The recent Harvard Alumni Association (HAA) ad hoc committee proposal recommending a Civil War memorial including the names of Confederate soldiers disturbs us on both philosophical and practical counts. We believe that the idea of memorializing Confederate soldiers represents a troubling historical amnesia. The proposal was tabled by the Board of Overseers, but we remain concerned about the manner in which the HAA committee considered this issue.
Proponents of the proposed memorial are quick to stress that it would honor all Harvard men who lost their lives in the Civil War. Yet its main purpose is to find a way to recognize the Harvard men who died fighting for the Confederacy. Union men are already honored in Memorial Hall. The benefactors who gave this building as a gift to Harvard wrote into its trust that the names of Confederate soldiers could never be enshrined within its walls.
However, Southern attempts to honor the Confederate war dead at Harvard have been all too frequent. This issue came up again when the renovations of Memorial Hall began. The committee found that placing the Confederate names in new parts of Memorial Hall would violate the trust, so they proposed putting the names in Memorial Church. But inscribing only the 64 Confederate names would look a bit too obvious, so the committee recommended a new, grand tribute to all Harvard's Civil War dead.
The decision to exclude the 64 Confederate names from Memorial Hall was not simply based on Northern prejudice. Confederate soldiers were first and foremost traitors. They fought against the United States of America. Secondly, they fought to preserve the brutality of slavery.
Some supporters of a memorial to these Confederate soldiers claim that the mere passing of time makes such a tribute feasible. But as Martin Luther King, Jr., once pointed out, time is neutral. Has the passing of 130 years decreased the sordid nature of treason and slavery?
Thinking vaguely of the Civil War as some distant, tragic conflict is dangerous. But if we strip away scales of historical amnesia and remember that the Civil War was a struggle between competing moral conceptions, one good and one evil, we must oppose any memorial which includes Confederate names.
Supporters of the proposal try to avoid this argument by arguing that the cause of the Confederacy would not be honored by the memorial. Robert Shapiro, the committee head, claimed that the proposed memorial would only honor "individuals as Harvard students." But it is impossible to divorce the Confederate war dead from the context of their struggle.
Memorials are primarily symbolic. Memorials do not simply express tragedy. Harvard does not erect memorials to those who die in car accidents or train wrecks. Our war dead are honored because we deem them to have made a heroic sacrifice. Our memorials implicitly endorse and commemorate the causes and ideals that soldiers die for. Memorials do more than just express regret that a Harvard graduate was struck by a bullet or a cannonball.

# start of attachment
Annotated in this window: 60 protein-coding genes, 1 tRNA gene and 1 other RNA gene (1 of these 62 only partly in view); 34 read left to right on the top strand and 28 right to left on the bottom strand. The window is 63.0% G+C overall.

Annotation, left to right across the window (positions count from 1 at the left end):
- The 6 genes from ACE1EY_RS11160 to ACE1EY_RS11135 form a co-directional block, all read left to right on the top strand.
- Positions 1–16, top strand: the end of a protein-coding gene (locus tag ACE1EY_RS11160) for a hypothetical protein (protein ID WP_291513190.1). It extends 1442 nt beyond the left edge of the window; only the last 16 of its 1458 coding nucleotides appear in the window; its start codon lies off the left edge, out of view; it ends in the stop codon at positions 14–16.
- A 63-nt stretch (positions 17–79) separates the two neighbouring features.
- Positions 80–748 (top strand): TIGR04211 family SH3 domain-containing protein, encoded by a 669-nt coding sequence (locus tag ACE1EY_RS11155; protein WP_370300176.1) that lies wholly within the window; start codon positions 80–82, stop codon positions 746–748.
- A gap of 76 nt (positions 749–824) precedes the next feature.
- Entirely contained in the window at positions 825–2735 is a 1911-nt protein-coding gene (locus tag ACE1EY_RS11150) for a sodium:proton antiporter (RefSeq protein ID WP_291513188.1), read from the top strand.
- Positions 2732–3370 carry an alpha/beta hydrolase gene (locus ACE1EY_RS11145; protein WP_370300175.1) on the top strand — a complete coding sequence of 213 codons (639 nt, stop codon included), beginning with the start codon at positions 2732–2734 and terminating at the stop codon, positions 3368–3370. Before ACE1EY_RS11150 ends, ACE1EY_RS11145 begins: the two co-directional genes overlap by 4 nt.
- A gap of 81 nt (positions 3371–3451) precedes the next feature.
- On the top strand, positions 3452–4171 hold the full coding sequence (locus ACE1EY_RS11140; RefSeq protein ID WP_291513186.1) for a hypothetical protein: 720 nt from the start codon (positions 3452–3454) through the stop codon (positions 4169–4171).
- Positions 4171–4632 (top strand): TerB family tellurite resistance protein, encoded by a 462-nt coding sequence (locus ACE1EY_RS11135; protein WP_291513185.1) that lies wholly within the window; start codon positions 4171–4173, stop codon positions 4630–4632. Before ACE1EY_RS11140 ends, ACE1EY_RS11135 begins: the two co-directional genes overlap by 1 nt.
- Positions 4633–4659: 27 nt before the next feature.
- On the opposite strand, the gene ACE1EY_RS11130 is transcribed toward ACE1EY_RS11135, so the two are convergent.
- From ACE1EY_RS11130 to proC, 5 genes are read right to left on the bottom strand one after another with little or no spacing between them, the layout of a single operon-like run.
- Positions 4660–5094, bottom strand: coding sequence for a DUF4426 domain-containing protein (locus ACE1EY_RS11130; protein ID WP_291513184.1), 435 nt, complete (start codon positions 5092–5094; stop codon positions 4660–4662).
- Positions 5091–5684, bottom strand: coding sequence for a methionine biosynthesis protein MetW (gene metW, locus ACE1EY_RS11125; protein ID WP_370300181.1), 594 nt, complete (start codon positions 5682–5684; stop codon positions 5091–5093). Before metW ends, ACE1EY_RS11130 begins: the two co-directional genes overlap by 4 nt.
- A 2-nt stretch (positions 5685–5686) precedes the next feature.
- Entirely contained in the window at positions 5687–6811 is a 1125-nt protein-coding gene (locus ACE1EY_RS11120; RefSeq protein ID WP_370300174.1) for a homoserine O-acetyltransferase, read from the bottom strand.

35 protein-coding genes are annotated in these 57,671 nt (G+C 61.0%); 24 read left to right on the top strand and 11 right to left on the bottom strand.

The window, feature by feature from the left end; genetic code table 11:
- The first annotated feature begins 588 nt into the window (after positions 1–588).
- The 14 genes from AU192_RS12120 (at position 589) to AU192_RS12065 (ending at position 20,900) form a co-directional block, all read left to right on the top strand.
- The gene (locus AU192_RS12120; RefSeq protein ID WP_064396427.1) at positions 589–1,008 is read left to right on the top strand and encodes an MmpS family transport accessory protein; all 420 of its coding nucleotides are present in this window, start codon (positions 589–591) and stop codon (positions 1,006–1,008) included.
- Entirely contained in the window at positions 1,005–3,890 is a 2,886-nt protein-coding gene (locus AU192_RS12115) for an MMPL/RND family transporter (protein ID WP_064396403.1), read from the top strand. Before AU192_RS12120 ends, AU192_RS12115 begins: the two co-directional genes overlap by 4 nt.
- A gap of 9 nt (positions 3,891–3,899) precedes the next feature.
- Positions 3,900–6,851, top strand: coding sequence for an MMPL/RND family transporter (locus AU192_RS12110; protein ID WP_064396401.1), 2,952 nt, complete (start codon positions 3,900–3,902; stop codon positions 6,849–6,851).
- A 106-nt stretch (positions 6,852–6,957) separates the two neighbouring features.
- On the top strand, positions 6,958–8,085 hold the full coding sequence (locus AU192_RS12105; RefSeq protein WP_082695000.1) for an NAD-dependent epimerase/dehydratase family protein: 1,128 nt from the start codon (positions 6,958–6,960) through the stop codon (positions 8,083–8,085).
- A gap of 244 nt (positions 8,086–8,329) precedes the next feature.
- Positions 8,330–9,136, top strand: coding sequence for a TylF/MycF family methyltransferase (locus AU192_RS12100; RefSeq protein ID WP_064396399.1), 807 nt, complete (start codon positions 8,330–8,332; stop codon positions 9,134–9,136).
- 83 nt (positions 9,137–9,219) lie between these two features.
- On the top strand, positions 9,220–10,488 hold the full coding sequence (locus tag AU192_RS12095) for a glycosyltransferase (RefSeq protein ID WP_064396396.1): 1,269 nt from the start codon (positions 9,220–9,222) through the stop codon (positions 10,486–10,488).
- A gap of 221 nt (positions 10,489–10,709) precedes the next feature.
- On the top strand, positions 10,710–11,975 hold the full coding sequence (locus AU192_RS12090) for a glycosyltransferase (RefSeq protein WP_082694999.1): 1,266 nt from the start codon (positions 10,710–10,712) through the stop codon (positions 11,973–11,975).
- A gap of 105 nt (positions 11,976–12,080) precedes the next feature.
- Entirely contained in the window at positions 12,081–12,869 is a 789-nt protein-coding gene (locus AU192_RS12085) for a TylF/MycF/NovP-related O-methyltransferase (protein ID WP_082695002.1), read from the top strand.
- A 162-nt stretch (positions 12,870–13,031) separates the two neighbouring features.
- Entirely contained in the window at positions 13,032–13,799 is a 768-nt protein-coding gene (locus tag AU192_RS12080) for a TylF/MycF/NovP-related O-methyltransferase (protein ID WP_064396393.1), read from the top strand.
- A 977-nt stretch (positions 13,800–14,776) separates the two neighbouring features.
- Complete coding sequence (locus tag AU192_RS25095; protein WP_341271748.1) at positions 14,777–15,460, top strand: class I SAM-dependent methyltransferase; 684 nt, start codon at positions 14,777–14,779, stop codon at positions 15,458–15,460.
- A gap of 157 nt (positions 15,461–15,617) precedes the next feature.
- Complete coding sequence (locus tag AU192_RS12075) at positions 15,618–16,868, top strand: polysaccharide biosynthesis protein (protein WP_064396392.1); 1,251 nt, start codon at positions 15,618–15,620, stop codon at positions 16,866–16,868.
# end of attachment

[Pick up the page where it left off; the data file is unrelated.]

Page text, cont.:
A memorial that intermingles Union and Confederate names also places both causes on an even moral footing. This disrespects the Union cause, equating patriotism with treason and emancipation with slavery. Had the Confederacy succeeded, would we view the result as morally neutral? Although it is tragic that so many Southern men died in the Civil War, we are glad that their Confederacy was vanquished.
Another common argument is that Harvard should memorialize Confederate soldiers because a Nazi soldier has been honored in Memorial Church. On the surface, this is the old but surely false "two wrongs make a right" argument. But closer inspection shows that the German whose name appears on the Church wall, Adolf Sannwald, was drafted against his will into the Nazi forces. He was a minister who opposed the Nazis and helped to shelter Jews. He tried to serve as a chaplain but was forced to carry out non-combatant jobs such as janitor and clerk.
Sannwald was a special case--Harvard has not honored Admiral Isoroku Yamamoto, a graduate student who planned the World War II attack on Pearl Harbor. It is reasonable to assume that Yamamoto will never be memorialized here, no matter how much time passes. And it is important to note that those who wish to honor the Confederate war dead do not claim that these men were special cases--that their actions are somehow justified by extenuating circumstances. Their proposed memorial would imply the opposite conclusion--that there was nothing wrong with fighting for the Confederacy.
Proposals to honor Harvard's Confederate war dead have always been extremely controversial. Yet, the HAA committee attempted to keep their proposal as concealed as possible. As with most decisions of the University's governing board, there was no serious attempt to promote campus debate, and in fact the committee's report has been kept confidential.
The articles about the proposed memorial which appeared in summer issues of Harvard Magazine and the Gazette were ill-timed if their goal was to promote student response. This proposal has become a major campus issue primarily due to the efforts of the Black Law Students' Association.
We urge that the HAA committee responsible for the Civil War dead proposal be disbanded and that the Board of Overseers kill the proposal outright. Their recommendation glosses over painful but meaningful chapters in American history and is morally bankrupt. The surreptitious actions of this committee are yet another example of the University's attempt to ignore student opinion. This domineering trend should be reversed.